Zongshen RX3 2

China builds an adventure bike

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They’re rare, but there are people out there with a special affection for small bikes (that’s why we have the Dawn to Dusk rally). And, a lot of those people have been asking for a 250 cc adventure bike for years.

Well, now their prayers have been answered … sort of. Chinese motorcycle manufacturer Zongshen has come out with a quarter-litre adventure bike. True, some adventure riders (like Lois Pryce) have gone on extended trips on small bikes before, but they were usually machines that were adapted to that purpose. The Zongshen RX3 appears to be built with long distance travel in mind.

The bike’s liquid-cooled 249 cc motor, with SOHC and four-valve head, supposedly makes about 24 hp and 16.5 ft-lb of torque, mated to a six-speed transmission. It has a 16-litre fuel tank and dry weight is supposed to be 175 kg. Seat height is 795 mm.

The machine has electric start, single disc brake in front with dual-piston caliper and a single disc in back with single-piston caliper. Wheelbase is 1400 mm. The rear suspension is adjustable for preload.

Other interesting touches include USD forks, LED running lights and proprietary luggage that looks pretty good in the photos. The cases have 55L of capacity each, but we don’t have any idea on what the GVWR is.

This bike is also being sold rebadged as a Minsk TRX300i in other markets.


GALLERY

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11 thoughts on “China builds an adventure bike”

  1. I agree, I would like to know whether Zongshen has any plans on selling this bike in Canada. I did a bit of research and it appears as if they have a satellite HQ in Vancouver, but the details on their website were sketchy and 2 years out of date. Unfortunately, I wouldn’t hold your breath though, as I cannot see a motorcycle company entering a new market with only one bike for sale, having to aquire Dealers, setup a distribution network, and stockpile a supply of parts for 5 years worth of sales (required by law for all auto companies in Canada). Maybe one day we will see these in Canada, but probably not this season :(

  2. I would think there would sell very well in China. Good power for a 250, good protection and good features. Very practical and also stylish.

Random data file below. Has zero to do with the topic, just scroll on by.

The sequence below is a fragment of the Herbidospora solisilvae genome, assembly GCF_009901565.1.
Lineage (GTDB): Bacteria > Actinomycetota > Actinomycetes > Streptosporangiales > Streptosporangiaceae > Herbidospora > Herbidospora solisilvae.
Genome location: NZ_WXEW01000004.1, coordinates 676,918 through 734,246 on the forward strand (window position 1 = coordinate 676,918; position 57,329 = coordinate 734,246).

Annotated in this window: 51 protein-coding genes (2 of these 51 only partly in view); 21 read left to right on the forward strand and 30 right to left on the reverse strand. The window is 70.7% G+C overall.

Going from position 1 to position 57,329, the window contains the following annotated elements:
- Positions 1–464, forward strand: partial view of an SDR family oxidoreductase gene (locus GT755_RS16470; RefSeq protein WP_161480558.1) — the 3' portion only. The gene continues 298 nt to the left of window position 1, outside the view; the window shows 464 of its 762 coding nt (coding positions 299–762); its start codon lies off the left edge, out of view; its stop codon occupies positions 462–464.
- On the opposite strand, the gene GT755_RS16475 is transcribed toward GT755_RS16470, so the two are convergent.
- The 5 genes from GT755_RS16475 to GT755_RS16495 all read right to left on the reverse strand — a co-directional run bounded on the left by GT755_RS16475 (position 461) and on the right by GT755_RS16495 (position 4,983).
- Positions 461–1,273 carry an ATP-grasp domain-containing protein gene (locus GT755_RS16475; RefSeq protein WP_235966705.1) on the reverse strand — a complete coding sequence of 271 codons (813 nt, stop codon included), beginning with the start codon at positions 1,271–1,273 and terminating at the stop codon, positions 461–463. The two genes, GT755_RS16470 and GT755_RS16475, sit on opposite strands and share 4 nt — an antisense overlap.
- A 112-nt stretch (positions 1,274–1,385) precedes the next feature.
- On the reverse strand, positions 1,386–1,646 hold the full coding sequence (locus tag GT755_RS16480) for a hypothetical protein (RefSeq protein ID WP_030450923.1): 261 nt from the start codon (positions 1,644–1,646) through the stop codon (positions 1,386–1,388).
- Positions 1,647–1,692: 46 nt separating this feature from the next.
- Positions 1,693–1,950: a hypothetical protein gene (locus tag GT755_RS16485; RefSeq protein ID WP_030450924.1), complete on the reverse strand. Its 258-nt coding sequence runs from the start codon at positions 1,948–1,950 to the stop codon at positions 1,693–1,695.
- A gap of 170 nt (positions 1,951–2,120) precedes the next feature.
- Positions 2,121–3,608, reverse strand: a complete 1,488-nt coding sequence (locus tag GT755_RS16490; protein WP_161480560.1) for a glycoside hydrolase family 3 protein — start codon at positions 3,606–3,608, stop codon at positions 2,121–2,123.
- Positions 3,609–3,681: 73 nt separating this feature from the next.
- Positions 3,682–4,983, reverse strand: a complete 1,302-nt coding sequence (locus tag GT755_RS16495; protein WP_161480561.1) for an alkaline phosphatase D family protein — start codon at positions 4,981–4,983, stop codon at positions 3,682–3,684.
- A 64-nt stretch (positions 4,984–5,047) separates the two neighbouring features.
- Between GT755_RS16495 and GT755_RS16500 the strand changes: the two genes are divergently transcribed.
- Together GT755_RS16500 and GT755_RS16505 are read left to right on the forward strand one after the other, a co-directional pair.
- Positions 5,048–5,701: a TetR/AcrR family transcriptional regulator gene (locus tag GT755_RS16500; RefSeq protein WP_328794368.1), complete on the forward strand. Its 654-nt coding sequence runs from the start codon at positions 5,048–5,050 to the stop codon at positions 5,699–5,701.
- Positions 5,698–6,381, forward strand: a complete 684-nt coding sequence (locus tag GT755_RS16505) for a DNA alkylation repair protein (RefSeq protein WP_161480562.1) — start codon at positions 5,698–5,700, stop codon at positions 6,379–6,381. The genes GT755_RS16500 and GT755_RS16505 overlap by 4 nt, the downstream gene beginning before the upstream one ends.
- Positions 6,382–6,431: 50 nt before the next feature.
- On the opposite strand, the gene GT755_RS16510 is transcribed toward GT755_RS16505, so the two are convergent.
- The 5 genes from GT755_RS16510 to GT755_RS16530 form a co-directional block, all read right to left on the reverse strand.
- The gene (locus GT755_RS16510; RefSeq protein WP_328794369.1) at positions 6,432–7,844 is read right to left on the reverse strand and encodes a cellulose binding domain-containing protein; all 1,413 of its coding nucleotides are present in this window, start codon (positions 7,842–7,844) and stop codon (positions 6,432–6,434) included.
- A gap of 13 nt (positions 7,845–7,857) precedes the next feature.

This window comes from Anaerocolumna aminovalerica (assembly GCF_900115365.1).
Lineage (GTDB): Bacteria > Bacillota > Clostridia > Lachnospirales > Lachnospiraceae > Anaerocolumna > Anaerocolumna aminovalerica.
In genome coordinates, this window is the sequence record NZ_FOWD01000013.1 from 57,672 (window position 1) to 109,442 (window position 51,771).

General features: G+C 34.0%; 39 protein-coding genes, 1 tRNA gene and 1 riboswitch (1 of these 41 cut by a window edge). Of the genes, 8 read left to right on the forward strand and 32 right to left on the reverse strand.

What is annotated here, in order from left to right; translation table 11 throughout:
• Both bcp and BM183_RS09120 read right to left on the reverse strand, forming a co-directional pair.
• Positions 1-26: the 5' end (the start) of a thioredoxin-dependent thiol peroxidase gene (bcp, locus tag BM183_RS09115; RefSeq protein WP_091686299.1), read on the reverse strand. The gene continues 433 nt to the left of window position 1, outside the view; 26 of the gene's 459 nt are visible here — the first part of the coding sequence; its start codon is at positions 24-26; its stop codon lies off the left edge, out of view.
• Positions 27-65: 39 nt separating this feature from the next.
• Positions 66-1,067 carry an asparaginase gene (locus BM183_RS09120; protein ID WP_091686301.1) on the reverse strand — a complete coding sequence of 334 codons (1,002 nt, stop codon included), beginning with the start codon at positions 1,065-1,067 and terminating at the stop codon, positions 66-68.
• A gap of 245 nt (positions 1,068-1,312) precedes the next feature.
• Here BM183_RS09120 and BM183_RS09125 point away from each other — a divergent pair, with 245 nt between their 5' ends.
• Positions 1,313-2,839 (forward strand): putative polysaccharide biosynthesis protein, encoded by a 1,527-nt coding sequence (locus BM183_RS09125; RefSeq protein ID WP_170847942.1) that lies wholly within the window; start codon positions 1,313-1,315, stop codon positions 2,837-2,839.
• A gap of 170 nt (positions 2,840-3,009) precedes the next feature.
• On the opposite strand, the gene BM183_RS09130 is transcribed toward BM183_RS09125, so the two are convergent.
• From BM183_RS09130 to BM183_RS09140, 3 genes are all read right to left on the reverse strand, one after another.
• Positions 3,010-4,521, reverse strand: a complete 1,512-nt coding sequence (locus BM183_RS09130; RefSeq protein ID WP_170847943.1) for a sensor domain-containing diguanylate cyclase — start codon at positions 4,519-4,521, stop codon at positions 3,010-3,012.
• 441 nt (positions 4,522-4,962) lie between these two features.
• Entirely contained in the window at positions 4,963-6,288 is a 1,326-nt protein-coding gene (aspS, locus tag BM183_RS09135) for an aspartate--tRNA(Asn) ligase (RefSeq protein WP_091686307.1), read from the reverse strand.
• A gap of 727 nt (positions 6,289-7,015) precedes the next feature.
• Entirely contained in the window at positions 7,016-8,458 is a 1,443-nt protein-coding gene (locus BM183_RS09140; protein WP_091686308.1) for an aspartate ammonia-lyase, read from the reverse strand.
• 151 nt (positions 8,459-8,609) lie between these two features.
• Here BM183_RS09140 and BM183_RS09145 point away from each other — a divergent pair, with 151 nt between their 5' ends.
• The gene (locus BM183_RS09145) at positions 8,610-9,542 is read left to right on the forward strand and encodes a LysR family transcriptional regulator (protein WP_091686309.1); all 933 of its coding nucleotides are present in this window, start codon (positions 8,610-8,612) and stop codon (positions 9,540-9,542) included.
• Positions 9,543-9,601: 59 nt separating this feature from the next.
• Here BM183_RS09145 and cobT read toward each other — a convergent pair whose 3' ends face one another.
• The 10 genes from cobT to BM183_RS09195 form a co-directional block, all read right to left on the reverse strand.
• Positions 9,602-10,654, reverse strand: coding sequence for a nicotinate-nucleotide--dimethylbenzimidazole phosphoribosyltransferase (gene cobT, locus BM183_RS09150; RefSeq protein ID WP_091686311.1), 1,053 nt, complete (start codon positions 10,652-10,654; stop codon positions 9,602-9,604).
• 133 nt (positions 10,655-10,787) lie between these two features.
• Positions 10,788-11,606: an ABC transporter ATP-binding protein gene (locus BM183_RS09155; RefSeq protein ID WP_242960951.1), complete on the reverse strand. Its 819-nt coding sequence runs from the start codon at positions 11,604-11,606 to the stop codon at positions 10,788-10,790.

It would be nice if the Chinese would sell these, or slightly larger versions (500, 650?) in the Canadian market: BUT there must be a dealer network with parts and support or Canucks just won’t buy.

    Maybe the Chinese figure that they already have a huge market in China and it’s not worth the bother to set up a network in Canada for a much smaller piece of business? If China is getting prosperous enough to find a big enough market internally, we may find ourselves in a future where they simply don’t bother to export their stuff to us.

      1. Yeah, I have to agree with that. I thought the CFMoto bikes looked really good. The sport tourer, especially, had that whole ’80s Concours vibe going for it yet on a smaller scale. It really worked for me.

  3. Dealer network. Are you kidding? Who needs that with the internet?
    Existing motorcycle dealers are having a hard enough time staying alive as it is. Who would want to retail a cut-rate bike with low margins and no support?

    The only way this thing will sell in Canada is to buy online as a kit, drop ship to a local garage and build it yourself. Parts supply would also be on a hope you don’t need any basis. Unless Canadian Tire wants to move into street bikes, I wouldn’t hold my breath.

  4. ” Unless Canadian Tire wants to move into street bikes, I wouldn’t hold my breath.”
    CTC was the original retailer/distributor of Kawasaki motorcycles in Canada – how did that work out for them,,,?

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